The Malta Chamber has warned “tough decisions” on the economy will need to be made in the coming months, stating that it would be “naïve” to imagine that Malta can restrain inflationary pressures indefinitely.
The leading industry body argued that the Government should avoid delaying these decisions, as inflation challenges like energy price increases and supply chain bottlenecks are likely to persist.
“A judicious approach to public spending is warranted,” it said, while also calling for a “smarter” allocation of resources in the public and private sector to safeguard Malta’s competitiveness and mitigate the long-term adverse effects of the current global challenges.
It made these comments while addressing several Government announcements made in recent weeks, which it predicts “may prove critical” to how the country’s economy will weather present challenges.
Last week, Finance Minister Clyde Caruana said his ministry was conducting an exercise to cut costs against the backdrop of rising energy costs and the Government’s mitigation of this via subsidies.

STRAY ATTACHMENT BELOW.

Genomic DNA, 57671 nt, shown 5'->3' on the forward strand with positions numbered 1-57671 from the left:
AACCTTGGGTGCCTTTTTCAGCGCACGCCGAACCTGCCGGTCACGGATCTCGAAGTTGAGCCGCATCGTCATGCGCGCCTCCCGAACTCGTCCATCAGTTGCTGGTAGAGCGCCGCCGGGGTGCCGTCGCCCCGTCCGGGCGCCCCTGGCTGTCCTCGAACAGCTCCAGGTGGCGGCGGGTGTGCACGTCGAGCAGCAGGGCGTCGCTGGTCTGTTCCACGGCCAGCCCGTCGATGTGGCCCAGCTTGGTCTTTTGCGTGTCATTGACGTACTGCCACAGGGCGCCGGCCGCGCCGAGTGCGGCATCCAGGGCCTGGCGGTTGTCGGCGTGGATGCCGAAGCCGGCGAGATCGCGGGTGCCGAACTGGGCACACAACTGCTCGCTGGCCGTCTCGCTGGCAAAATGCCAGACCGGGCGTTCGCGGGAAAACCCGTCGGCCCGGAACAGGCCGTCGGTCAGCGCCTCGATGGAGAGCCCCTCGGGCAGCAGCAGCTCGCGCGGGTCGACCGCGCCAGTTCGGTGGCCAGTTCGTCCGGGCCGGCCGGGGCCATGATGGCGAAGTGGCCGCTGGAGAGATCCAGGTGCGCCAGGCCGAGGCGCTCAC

This statement was followed by another another, by outgoing Principal Permanent Secretary, Mario Cutajar.
He stated that should the aforementioned exercise reveal waste, cuts on Government spending could impact public service employment and work processes.
The Malta Chamber described this acknowledgement of public service waste as a “step in the right direction.”
It also advocated for a comprehensive digital transformation of public services, saying such a move could help address many of Malta’s operational weaknesses as a country.
“If done well, it will save businesses, citizens and Government a lot of time and money that is wasted on duplication of data inputting with various Government entities,” it said.
Additionally, it expects the transformation would also render processes more transparent, improve ease of doing business, strengthen governance and enforcement capabilities, and improve Malta’s attractiveness to foreign investors.
Finally, The Malta Chamber also hopes this would help identify waste, where labour shortages are hampering the recovery of several industries.
Workers in Luxemburg only spend two minutes per day on emails
Licensing in Malta operates on a sector-specific basis via semi-autonomous authorities led by professional staff
It remains unclear whether insurance companies would benefit from additional certainty or balk at increased payouts